Community Remedy

Community Remedy

What is the Community Remedy?

Implemented by the Police and Crime Commissioner (PCC) for Gwent, Ian Johnston, the Community Remedy is intended to give victims more of a say in the punishment of offenders out of court. It provides a list of the out-of-court punishment options which can be presented to a victim by a Police Officer so they can choose how an offender can be dealt with when they commit low level a minor crime or anti-social behaviour.

How was the Community Remedy formulated?

To formulate the Community Remedy, the PCC fielded a consultation between July 1st and 31st 2014 on the options available. The consultation gathered the opinions of policing and criminal justice stakeholders and the public. Nearly 1,000 people completed the consultation in Gwent.

What are the lists of options available in the Community Remedy?

Based on the Community Remedy consultation findings and recommendations, the PCC and the Chief Constable have now developed and agreed a menu of specific sanctions which officers can implement within the Community Remedy process. The following FOUR options will now be available for all Police Officers in Gwent to use from October 20th in cases of antisocial behaviour and low-level crime:

1. Reparation to damage caused e.g. repairing damage to property, cleaning graffiti, returning stolen property

2. Paying for the damage caused to be repaired or for the property stolen to be replaced

3. A verbal or written apology

4. A Restorative Justice Conference which allows victims and offenders to put their views to each other without meeting face to face.

How will the Community Remedy Work?

Gwent Police will use community remedies for incidents of low level crimes and antisocial behaviours that are dealt with out of court - either as part of an informal community resolution or a more formal conditional caution. It will mean that victims get justice quickly and the offender has to face the consequences of their actions.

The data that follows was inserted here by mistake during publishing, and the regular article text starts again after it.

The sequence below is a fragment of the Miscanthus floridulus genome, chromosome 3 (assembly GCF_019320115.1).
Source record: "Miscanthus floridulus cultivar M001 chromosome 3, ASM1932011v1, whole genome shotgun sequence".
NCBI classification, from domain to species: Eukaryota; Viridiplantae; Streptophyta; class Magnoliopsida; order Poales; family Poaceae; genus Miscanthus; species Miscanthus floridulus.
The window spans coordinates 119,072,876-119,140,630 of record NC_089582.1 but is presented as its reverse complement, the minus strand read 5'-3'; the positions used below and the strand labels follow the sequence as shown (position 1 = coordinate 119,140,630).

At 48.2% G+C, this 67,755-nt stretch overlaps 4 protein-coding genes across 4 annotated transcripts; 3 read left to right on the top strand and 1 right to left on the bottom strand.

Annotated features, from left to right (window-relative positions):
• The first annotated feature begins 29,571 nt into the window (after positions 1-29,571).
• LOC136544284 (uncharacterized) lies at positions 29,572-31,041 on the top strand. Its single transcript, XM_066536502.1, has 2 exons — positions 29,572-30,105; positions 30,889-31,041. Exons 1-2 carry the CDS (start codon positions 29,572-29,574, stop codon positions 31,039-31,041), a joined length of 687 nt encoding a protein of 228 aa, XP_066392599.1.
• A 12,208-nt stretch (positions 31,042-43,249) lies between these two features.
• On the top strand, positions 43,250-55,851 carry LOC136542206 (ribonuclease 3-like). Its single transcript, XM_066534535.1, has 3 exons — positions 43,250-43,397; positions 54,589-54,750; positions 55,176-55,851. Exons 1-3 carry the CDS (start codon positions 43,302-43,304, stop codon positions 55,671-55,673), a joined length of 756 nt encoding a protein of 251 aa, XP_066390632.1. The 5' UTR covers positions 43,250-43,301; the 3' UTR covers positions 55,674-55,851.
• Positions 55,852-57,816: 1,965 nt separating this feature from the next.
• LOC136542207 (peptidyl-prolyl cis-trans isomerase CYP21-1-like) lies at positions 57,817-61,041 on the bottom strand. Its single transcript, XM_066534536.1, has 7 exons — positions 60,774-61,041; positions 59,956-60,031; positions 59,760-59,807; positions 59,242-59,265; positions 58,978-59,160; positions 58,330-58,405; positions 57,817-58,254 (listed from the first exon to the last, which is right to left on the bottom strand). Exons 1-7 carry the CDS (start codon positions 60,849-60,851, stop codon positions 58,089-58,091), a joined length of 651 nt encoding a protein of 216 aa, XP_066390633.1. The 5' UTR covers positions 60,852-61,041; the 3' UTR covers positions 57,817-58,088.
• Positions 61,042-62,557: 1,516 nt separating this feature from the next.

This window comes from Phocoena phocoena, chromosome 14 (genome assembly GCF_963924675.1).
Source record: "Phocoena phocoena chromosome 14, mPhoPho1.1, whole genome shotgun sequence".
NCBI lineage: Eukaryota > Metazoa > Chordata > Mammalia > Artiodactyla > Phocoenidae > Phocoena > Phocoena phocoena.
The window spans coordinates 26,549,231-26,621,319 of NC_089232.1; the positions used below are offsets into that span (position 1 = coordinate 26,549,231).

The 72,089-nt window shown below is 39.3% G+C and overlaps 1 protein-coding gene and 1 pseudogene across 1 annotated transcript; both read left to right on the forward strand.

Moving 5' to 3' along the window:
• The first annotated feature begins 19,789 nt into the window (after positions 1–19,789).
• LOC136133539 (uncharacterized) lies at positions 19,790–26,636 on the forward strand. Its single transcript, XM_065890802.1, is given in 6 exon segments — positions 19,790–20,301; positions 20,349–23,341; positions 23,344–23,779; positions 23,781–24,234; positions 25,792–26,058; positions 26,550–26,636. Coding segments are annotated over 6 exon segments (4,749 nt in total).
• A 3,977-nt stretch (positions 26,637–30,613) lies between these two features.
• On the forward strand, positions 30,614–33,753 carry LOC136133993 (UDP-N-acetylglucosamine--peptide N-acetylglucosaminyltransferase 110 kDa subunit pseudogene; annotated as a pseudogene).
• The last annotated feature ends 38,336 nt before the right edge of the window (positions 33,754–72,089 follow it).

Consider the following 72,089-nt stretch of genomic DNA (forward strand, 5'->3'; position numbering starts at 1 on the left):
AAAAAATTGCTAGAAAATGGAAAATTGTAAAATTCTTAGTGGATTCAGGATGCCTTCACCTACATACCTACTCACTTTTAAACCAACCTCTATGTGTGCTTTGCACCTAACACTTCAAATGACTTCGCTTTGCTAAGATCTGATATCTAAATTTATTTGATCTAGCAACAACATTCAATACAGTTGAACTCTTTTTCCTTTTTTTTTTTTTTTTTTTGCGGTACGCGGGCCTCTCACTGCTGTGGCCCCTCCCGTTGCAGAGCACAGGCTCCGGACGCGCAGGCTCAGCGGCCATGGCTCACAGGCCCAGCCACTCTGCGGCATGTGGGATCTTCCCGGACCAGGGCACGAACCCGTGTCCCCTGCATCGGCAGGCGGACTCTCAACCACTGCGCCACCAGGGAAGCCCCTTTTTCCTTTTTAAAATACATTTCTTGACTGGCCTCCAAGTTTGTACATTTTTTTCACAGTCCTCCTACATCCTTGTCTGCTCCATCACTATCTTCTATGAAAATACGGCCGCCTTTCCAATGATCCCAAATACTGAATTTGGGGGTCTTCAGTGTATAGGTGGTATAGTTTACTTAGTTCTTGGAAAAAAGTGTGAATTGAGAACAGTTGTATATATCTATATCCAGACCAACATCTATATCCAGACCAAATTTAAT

The Community Remedy options will be presented to a victim and they will be asked to indicate a preference for how the offender could be dealt with. The types of offences appropriate for a Community Remedy include low-level criminal damage, low value theft, and minor assaults (without injury) and anti-social behaviour. Each of the actions available on the menu must have a punitive, restorative or rehabilitative aspect (or a combination of these). A community remedy will not affect a person's Criminal Record Bureau check except for an enhanced check, or as part of a youth or adult conditional caution.

So, what are the rules?

  • The remedy is aimed at first time offenders but the list of options can also be applied as part of a youth or adult conditional caution.

  • The offender must have admitted committing the offence and the victim must have requested an out of court resolution.

  • The offender has to sign an agreement. The fulfilment of the action itself is not legally enforceable unless it is part of a youth or adult conditional caution.

  • The victim must have indicated to the Police Officer dealing with the case that they do not want formal action taken against the offender, as the remedy is an alternative to formal court action.

  • If a victim is under 18 or vulnerable they may require a family member or carer to help assist them in choosing an action from the menu.

  • In incidents where the victim is not contactable or where it cannot be ascertained who the victim is (e.g. public graffiti), the police officer will act in the interest of the victim and choose an appropriate punishment.

  • The option/s chosen must have a positive effect on the offender and be aimed at reducing re-offending and be appropriate and proportionate to the offence committed.

  • The Police Officer will have the final decision to ensure the remedy is proportionate to the incident.

What are the benefits?

  • The community remedy provides victims with more of a say in the punishment of offenders out of court.

  • It allows for swift justice to be delivered and for first time low level offending to be nipped in the bud.

  • Locally, justice can be seen to be done which is likely to inform public confidence.